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10 book marketing ideas for authors

Welcome to Part 2 of my blog about writing a book and becoming a published author! Today we’re going to take a closer look at marketing ideas for your books.

One of the biggest challenges I’ve found as a new author, is marketing. Before your book is published, you should think carefully about how you are going to promote and sell it.

First, you will need to carry out your market research. Who is your audience? Where do they hang out? Market research is an essential activity, BEFORE you start promoting—preferably even before you start writing.

With hindsight, I realise that my initial market research could have gone further. I wrote the Gemstone Detective series for individual hobbyists and tourists who have no gemstone knowledge, but the books have turned out to be a big hit with gem trade professionals, too. When I started thinking outside the box and drilling down, I discovered at least ten different potential audiences for my series.

Many people feel awkward about promoting themselves. I get that, but if you are serious about writing a book, you really do need to get comfortable with marketing—the success of your book depends on it!

Buying Gemstones & Jewellery in Australia – book review

So how and where do you start to market your books? Here are my Top 10 book marketing ideas to get you going:

1. Read books about marketing books

According to John Kremer, Author of 1001 ways to market your books, there are plenty of ways you can promote your book. Don’t attempt too many at once as that will overwhelm you. Simply choose some that are within your own capability and focus on your favourite.

2. Find an expert in your field

There are tons of marketing experts out there offering to send you tips & advice by email. The danger is that by listening to too many experts you will soon feel overwhelmed. Just pick one or two who resonate with you.

3. Join book clubs

Clubs like these often host social events, which are great ways to meet other authors. I have subscribed to Byte the Book, for example. I also get a lot out of the offline trade events where I can chat to book trade people—it’s a great opportunity to pick their brains!

4. Start blogging

I publish a blogpost once a week with each post aiming to entertain my audience or help them. Generally, the more you blog, the better chances you have of building an audience. But don’t forget, if you blog, you then need to find ways to market and promote your blog. I promote my blogs via social media but there are so many other ways.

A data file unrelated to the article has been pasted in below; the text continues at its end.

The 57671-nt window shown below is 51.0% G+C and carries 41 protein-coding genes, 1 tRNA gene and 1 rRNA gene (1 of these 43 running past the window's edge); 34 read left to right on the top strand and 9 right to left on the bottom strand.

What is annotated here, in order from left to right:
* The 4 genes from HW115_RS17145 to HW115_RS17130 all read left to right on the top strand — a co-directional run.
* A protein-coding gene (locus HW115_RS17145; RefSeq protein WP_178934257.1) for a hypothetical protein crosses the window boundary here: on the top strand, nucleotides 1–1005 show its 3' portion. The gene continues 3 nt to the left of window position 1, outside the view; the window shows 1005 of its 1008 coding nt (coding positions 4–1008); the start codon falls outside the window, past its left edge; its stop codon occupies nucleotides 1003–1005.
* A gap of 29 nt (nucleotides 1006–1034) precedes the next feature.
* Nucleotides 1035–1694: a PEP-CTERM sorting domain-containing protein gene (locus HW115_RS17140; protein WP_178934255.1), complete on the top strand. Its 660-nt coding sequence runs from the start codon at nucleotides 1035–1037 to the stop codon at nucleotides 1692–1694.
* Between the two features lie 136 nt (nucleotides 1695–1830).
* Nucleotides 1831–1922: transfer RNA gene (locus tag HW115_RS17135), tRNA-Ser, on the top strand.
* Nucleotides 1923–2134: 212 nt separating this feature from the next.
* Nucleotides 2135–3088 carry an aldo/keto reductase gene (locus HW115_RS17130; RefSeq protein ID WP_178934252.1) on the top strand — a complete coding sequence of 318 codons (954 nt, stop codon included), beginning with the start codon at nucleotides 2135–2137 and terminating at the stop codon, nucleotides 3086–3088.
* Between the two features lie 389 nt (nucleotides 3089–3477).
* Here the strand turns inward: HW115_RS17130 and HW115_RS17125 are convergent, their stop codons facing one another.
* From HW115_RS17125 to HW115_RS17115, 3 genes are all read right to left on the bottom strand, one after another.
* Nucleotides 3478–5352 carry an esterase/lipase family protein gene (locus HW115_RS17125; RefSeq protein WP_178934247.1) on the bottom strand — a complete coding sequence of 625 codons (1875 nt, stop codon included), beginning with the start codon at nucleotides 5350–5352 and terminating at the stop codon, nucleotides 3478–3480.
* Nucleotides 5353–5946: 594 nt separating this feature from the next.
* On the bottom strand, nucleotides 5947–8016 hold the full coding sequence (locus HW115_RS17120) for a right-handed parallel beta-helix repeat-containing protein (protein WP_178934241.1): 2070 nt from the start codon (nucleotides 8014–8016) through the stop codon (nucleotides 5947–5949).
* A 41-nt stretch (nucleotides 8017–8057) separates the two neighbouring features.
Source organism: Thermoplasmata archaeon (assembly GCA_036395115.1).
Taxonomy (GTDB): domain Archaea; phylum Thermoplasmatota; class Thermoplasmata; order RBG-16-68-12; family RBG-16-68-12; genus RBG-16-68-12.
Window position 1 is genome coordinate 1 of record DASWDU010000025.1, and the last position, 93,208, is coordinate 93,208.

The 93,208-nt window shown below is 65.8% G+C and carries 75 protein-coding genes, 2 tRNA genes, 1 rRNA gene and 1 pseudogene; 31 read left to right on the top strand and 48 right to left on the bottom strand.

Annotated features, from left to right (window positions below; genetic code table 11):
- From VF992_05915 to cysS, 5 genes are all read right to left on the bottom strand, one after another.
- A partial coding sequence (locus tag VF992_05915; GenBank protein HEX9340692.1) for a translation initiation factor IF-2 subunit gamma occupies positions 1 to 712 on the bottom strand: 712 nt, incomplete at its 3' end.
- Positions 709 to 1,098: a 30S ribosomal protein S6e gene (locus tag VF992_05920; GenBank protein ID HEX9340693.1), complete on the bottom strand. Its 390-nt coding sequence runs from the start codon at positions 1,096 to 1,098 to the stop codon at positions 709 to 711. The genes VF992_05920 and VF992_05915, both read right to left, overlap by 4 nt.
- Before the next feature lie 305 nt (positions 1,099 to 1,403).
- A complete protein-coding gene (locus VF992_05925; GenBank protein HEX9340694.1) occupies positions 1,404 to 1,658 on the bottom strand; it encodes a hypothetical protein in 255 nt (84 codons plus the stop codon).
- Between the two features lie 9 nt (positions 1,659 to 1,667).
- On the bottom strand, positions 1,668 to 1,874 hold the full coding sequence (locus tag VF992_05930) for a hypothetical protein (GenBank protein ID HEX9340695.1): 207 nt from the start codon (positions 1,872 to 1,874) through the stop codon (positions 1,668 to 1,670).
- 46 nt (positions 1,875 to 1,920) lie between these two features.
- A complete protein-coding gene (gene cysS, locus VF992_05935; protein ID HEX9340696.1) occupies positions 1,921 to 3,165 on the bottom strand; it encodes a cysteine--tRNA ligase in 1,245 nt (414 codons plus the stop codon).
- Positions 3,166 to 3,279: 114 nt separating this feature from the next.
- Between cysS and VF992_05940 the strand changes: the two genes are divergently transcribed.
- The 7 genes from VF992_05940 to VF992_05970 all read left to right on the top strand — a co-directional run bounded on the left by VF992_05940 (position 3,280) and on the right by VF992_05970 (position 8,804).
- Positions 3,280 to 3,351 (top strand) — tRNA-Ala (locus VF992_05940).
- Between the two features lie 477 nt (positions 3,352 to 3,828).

5. Build a mailing list

This is an essential part of marketing. Your mailing list is your IP (intellectual property). Once you have people subscribed to your mailing list, you have an audience for promotional emails, newsletters and special offers, for example.

6. Join social media

This is a huge topic that really deserves a book of its own. Your choice of social media platforms will depend on who your audience is—and this you will have discovered when doing your market research. Where does your audience hang out? How can you grab their attention? As a photographer, I lean towards visual marketing activities and so have chosen Instagram as my primary social media outlet (though I also post on Twitter as a way of raising my profile). Secondary to Instagram and Twitter, I use Facebook. I post occasionally to LinkedIn.

7. Utilise marketing tools.

Have you heard of Book2look? The Book2look widget is an incredibly useful marketing tool. You may be familiar with the ‘look inside’ function that Amazon offers. This tool is ten times better—it lets the reader peek inside your book, but it has many other promotional functions, too. Most importantly, it can drive people to your website to purchase your book.

8. Join Facebook groups for your niche and interests Identify and join the best groups, not only for your target audience but also for people who share your niche and interests. Don’t simply spam the group chat with promotional material (that’s a great way to get yourself barred), but take the time to learn from your fellow group members. Enter into discussion, give and take advice, get to know people—you’ll gain useful insight as well as making new friends. These are some of the groups I’ve joined so far: For the gem trade: Gemology Worldwide, Jewellery History, Fair Luxury, The World Gemstones Corner, Gemological and Jewelry Book Club, GIA Gems & Gemology For the book trade: Byte the book members group, The Connection Hub – for Speakers, Authors & Coaches, PR Secrets by Amanda FitzGerald. I also follow Jan Murray’s 2020 Media Diary Owner’s group. For my own personal interests: Astrocamp, Jack’s Flight Club Travel Community, Let’s Go Digging Nationwide Metal Detecting Events. 9. Build collaborations The idea behind collaborating with others is to a) raise your profile and b) get your message across to a wider audience. Who in your book genre shares your audience? Who could help you get your message out to your audience? I am collaborating with two businesses: the World Gem Foundation, which publishes a quarterly magazine for the gem trade, and a US publisher, who produces a magazine for all the gem trade shows across the USA. I have been providing both with magazine content in return for promoting my books. It’s a win-win for everyone!

10. Speak with your publisher

Last but by no means least, your publisher is likely to be a mine of information. It’s in their best interest to help you.

There is one vital tool I haven’t addressed here—your author web site. I’d go so far as to say it’s probably your most important marketing tool as an author. It deserves a blog post all of its own, so stay tuned for next week’s blog!

Be sure. Be smart. Buy with confidence

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